Thus Ramsgate is a town divided. There is great opposition among the town’s respectable middle class to Farage and UKIP, and much embarrassment at the prospect of him becoming their local MP. ‘Stand up to UKIP. NO TO RACISM. NO TO BIGOTRY. NO TO UKIP’, reads one poster in a window in Ellington Road. Likeminded stickers foreboding the ‘RACISTS and BIGOTS’ of UKIP can be found adorning lamposts in Wilfred Road nearby. This is in contrast to the St George’s Cross seen in Effingham Street, near the High Street. As was infamously discovered by the London ‘liberal metropolitan elite’ during the Rochester and Strood by-election, flying the English flag from one’s home is a common custom among the working class in and around Kent. Pro-UKIP sentiment is more explicitly expressed in The Goose on Harbour Street, a Wetherspoons-type pub with prices and clientele to match. ‘I met Farage last week’, declares one ruddy-faced man to his friend, referring to the UKIP leader’s recent visit to the town for a pint and a chat. ‘Are you going to vote for UKIP?’, I interject. ‘Of course’, he replies. ‘I’ve always voted for them.’ I ask him what he thinks of the comedian Al Murray, the ‘Pub Landlord’, who is standing in South Thanet for the anti-Farage Free United Kingdom Party (FUKP). ‘He can stick his pipe where the sun don’t shine’, he replies, grinning, before slapping me on the shoulder and bidding me farewell.

If anything, the polarised opinions and voting intentions here reveal as much about class divisions in Kent and the UK as they do about views on immigration or the EU. While UKIP unsophisticates complain of Kent being ‘full up’, the party’s middle-class detractors make the equally familiar argument that immigrants are far more industrious than the indolent and drink-sodden natives.

In a bric-a-brac shop on the High Street I talked to a middle-aged lady, a former Labour voter and convert to UKIP. The conversation strayed towards the subject of Ramsgate’s empty commercial premises. She articulated with much fury plans by more affluent residents to prevent the historic Edwardian seaside pavilion from becoming a Wetherspoons mega-pub. ‘The rich would rather it stayed empty than normal people have somewhere to drink.’

If there is middle-class indignation at Farage landing on Ramsgate’s doorstep, not everyone finds Murray’s entrance into the contest amusing, either. More than one letter to the local Isle of Thanet Gazette has asked why this interloper from Buckinghamshire has decided to meddle with Kentish affairs. The Pub Landlord only visited Thanet for the first time a few weeks ago, and there’s been the (perhaps unfair) accusation that he’s exploiting a serious situation to further his career. A man outside HSBC on the High Street put it more starkly, referring to ‘that tosser comedian’. The situation hasn’t been helped by the arrival of a second joke candidate, the Prophet Zebadiah Abu-Obadiah, one of those desperately unfunny ‘zany’ political types.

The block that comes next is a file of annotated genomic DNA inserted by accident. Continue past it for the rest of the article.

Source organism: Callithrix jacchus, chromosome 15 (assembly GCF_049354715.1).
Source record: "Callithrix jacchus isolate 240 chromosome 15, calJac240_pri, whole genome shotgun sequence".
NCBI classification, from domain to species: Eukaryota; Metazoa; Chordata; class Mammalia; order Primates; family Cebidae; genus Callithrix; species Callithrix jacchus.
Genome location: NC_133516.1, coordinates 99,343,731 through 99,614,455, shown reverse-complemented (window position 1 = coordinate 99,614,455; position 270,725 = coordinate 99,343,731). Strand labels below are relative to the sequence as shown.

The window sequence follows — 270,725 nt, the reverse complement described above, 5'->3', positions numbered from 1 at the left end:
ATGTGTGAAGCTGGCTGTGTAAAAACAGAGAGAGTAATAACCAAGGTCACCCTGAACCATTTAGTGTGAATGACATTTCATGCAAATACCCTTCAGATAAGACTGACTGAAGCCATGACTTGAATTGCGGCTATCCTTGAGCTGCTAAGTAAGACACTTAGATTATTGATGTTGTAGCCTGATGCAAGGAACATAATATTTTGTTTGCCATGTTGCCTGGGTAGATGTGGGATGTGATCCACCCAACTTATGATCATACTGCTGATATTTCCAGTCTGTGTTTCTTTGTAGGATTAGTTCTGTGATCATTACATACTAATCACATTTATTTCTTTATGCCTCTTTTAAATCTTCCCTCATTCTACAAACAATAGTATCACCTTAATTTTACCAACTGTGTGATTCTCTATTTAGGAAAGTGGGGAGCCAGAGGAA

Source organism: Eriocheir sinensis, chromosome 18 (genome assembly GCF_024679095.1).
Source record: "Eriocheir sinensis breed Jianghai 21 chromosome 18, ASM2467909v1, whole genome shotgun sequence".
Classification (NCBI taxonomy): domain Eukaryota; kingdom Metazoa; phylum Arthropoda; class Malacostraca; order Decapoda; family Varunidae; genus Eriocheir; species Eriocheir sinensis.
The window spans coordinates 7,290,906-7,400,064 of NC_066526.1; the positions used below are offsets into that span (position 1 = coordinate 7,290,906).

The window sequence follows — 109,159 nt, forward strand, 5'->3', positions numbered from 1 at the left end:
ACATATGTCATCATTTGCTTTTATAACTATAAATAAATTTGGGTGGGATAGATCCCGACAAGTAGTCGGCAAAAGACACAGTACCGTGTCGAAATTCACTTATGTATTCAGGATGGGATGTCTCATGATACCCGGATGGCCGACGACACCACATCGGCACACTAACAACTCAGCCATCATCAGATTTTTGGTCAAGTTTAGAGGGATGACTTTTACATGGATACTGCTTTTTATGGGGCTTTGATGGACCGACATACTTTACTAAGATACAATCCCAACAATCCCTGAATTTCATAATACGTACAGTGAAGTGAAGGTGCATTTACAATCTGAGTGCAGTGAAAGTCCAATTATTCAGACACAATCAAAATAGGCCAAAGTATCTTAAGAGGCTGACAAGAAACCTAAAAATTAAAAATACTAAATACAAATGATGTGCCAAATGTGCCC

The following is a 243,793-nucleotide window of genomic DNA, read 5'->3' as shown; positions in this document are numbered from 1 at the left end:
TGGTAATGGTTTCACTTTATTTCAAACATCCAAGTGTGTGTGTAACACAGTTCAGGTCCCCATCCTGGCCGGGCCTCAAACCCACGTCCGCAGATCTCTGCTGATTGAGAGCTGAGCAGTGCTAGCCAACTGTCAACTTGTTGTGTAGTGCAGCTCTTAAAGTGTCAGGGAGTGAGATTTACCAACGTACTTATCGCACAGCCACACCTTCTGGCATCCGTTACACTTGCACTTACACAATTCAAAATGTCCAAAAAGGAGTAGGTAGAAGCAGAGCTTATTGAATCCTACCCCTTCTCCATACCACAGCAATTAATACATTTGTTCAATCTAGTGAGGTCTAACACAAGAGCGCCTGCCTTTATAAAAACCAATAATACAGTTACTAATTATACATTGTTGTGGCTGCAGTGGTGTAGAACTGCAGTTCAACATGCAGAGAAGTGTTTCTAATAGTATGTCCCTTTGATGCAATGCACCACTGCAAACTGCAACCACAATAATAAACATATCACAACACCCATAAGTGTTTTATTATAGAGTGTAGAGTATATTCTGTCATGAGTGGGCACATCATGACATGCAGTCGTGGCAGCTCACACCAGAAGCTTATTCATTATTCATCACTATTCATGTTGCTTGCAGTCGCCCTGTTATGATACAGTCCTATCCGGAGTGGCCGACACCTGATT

‘It’s an absolute joke, a media circus. I’m completely sick of it’, says a lady in her 50s at the Royal National Lifeboat Association centre by the seafront, referring to the recent attention heaped upon South Thanet. She explained how sad she felt about the conscientious incumbent, the Conservative Laura Sandys, standing down. Farage, who hails from the other side of Kent, may be familiar with South Thanet, but he is a career politician nonetheless, MEP and leader of a party, she protests.

Commenting that the Labour candidate was too young and inexperienced, she sighed that there was no real option, no sensible candidate with genuine sympathy or affection for the area. It’s an impression that spans the political spectrum. ‘Election Race Heats Up!’, reads the front cover of the left-wing agitprop magazine Thanet Watch, with a photograph of Farage, Murray and Abu-Obadiah and the collective speech bubble: ‘I’m the JOKE candidate.’

Returning to the town centre, I popped into Ladbrokes. UKIP, the woman behind the counter told me, had odds of 4-7 to take South Thanet (when I was here last month it was 8-13). The Conservatives are at 2-1, Labour 8-1, the Pub Landlord 66-1 and Liberal Democrats at 100-1.

It’s not in the commercial interests of bookmakers to be biased or to skewer odds. My prediction is that UKIP will win South Thanet in the upcoming General Election – but lose it in the one after that. The upturn in the economy – for the first time in years, ‘hiring staff’ signs can be seen in numerous shops in East Kent – will diminish the need for UKIP. As from last month, HS1 now leaves every hour, all day. Ramsgate’s Harbour Street has already seen new businesses open recently – restaurants, a butcher’s, a comic shop – and greater connectivity to London can only accelerate this process.

Immigration will cease to be an issue. The children of Eastern European immigrants are assimilating just as the children in Britain born to Poles in the 1970s did (Ramsgate’s only devoted Polish deli actually shut down recently). Many English locals can now be seen and heard in Baltic Branch stores, having discovered eight per cent Polish lager. The Latvian woman behind the counter at a newsagent in Ramsgate even addresses me as ‘darlin’’. And among the first generation of incomers, the distinction between immigrant and native is disappearing. Roll on the good times.

Patrick West is a writer and journalist based in East Kent. Visit his blog here.

Picture by: Getty Images.

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Topics Politics UK